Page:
Article of the Week
“The Beauty of a Cash Balance Buy-Out Tool”
by Stephen J. Butler
Today, many businesses - including professional firms such as law practices - have a sobering problem when it comes to retiring partners. It can be difficult enough to negotiate the sale of an owner's interest, but finding a way to pay for it is an even greater challenge.
A unique retirement plan variation, known as a cash balance plan, can grease the skids of an exit strategy and leave all parties in a win-win situation. As part of a partnership buy-out, a cash balance plan can be incorporated as an overlay to an existing 401(k) plan and create the opportunity for massive retirement plan contributions for people in their 60s. In this context, "massive" can mean something in the neighborhood of $150,000 per year for many business owners approaching retirement.
The typical dilemma for owners of a professional practice stems from their need to come up with after-tax dollars to buy out a retiring partner. This means that a payment of $500,000 will cost $1,000,000 in pre-tax dollars. Then, the dollars are taxed at capital gains rates to the departing partner who, if an original founder of the business, probably has a cost basis of zero. Therefore, the entire amount of the sale proceeds will be taxed at capital gains rates. In simple terms, over half of all the money required at the start of the transaction will be paid in taxes by the buyer and seller.
The beauty of incorporating a cash balance plan into the mix is that the contributions are a tax-deductible expense for the firm and its remaining business owners. For the seller, the deposits are tax-free - or at least tax-deferred - until the retiring seller starts spending the money years later in retirement. Moreover, the money in the plan can be invested, compounding on a tax-deferred basis over the years.
In an actual example of a small firm with an owner and a handful of employees, we start by calculating a yearly "service credit" for each year the firm's owner has worked. In a recent case, this turned out to be $25,000 a year for the 25 years this professional had been self-employed --- a total of $600,000 becomes the "opening balance." ("Opening balance" is another way of saying that this is what he should have by now if he had started saving years ago.) Since the owner wants to retire in five years, we extend the $25,000 annual service credit out for that length of time compounded at 6% per year. We also compound the $600,000 opening balance out for five more years at 6%. The total of the two numbers is just under $1,000,000.
Working backwards, we then determine how much money has to be contributed over the next five years to accumulate the $1,000,000 lump sum funding level we have just calculated. An annual tax-deductible contribution of $175,000 earning 6% for the next five years will do the trick. Fortunately, in this particular case, the owner could afford to make those tax-deductible contributions.
Meanwhile, what about other employees in this small firm? With turnover typical for a small firm, few employees had accumulated much in the way of an "opening balance." This reduces the lump sum to be funded for them. Also, their relatively young age as a group also allowed us to use a much lower service credit. The service credit for the business owner was 12.5% of the current salary. The other employees had a 2% of current salary service credit, because hypothetically, they had the advantage of about thirty years until retirement. This meant that the business owner contributed about $15,000 for a small number of employees as a cost for the right to contribute $175,000 into his own account. As a further advantage, employees received their own individual accounts, allowing them to actually see their money as opposed to having to rely on a vague promise of an "accrued benefit" that may or may not be adequately funded.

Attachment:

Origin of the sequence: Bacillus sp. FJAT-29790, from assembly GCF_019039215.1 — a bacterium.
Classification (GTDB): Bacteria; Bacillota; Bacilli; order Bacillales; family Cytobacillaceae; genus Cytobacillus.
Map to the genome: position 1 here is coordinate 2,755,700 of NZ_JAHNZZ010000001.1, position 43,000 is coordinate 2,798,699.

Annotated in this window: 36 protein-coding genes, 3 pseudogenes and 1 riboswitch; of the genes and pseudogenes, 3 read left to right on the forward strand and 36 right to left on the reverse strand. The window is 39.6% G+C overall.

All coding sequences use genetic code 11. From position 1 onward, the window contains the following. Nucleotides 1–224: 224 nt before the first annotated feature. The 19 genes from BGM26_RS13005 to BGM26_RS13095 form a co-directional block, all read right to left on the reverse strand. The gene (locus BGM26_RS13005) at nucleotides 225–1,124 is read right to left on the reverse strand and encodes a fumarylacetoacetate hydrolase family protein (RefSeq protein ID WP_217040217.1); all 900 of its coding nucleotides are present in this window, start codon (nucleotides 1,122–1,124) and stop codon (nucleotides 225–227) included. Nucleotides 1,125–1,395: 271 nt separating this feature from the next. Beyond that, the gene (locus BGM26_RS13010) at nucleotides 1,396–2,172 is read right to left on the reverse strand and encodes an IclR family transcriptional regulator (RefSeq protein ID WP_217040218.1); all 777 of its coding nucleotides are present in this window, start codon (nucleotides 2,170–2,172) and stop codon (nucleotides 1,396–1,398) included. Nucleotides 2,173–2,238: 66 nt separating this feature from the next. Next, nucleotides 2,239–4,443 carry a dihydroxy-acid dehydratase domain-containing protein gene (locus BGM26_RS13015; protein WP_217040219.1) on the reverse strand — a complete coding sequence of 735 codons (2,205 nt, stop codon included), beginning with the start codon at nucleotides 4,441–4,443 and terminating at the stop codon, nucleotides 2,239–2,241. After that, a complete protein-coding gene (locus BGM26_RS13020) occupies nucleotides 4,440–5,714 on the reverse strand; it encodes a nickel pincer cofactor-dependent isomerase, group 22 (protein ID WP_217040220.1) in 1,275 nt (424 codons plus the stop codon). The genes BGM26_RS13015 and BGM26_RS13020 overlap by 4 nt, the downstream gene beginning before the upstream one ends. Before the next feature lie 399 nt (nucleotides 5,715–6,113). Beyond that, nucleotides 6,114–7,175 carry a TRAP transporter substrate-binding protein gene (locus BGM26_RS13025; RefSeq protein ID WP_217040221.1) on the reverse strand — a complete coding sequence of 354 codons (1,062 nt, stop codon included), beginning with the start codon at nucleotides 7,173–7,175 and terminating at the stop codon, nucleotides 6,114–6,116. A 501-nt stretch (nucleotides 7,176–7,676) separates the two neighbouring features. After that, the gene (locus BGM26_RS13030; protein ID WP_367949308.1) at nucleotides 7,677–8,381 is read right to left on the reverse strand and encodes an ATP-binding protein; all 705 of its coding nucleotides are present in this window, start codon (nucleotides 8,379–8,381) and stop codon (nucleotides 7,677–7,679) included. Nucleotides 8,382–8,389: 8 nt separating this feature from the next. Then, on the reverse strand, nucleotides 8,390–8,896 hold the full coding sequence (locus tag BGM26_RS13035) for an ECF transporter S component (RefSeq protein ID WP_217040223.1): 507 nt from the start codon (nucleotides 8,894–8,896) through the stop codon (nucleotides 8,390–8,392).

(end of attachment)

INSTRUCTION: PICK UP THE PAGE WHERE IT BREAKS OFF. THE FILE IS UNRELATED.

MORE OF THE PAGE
The cash balance plan, in this small company environment, offers a tremendous advantage for business owners or professionals contemplating retirement. The same vehicle can be can be incorporated as an overlay to existing 401(k) plans to "supercharge" the contribution levels and accomplish more for senior owners/employees who find themselves "behind the retirement eight-ball." Employers view their contributions for employees (required of only the lowest-paid half of the non-owner employees) as a good bargain. "After all," employers might reason, "I'm just giving to my associates a portion of what I otherwise would have paid in taxes."
In the case where the cash balance plan tool is used to fund the business interest buy-out of a senior partner, younger partners are treating the substantial retirement plan contribution as installment payments for the senior partner's ownership interest.
People selling business interests later in life too often assume the value of their stock amounts to that final nut that will fund their retirement lifestyle - and in their minds, the sales price has been "grossed up" to cover the estimated capital gains tax on the sales proceeds. Either that or the sellers have some round number in their heads like "One million dollars." Buyers, of course, only care about what the business can support financially. Emotional benchmarks mean little or nothing, and this disparity in priorities can bring negotiations to a standstill.
Judicious use of the cash balance plan - before it is too late - begins the process of eating the elephant one bite at a time. Practiced over a number of years as part of the sales process, it relieves the pressure of having to come to terms with a single, final, large number.
Steve Butler is the founder and president of Pension Dynamics Corporation, a retirement plan consulting and administration company, in business since 1980. He can be contacted at email@example.com or http://www.pensiondynamics.com.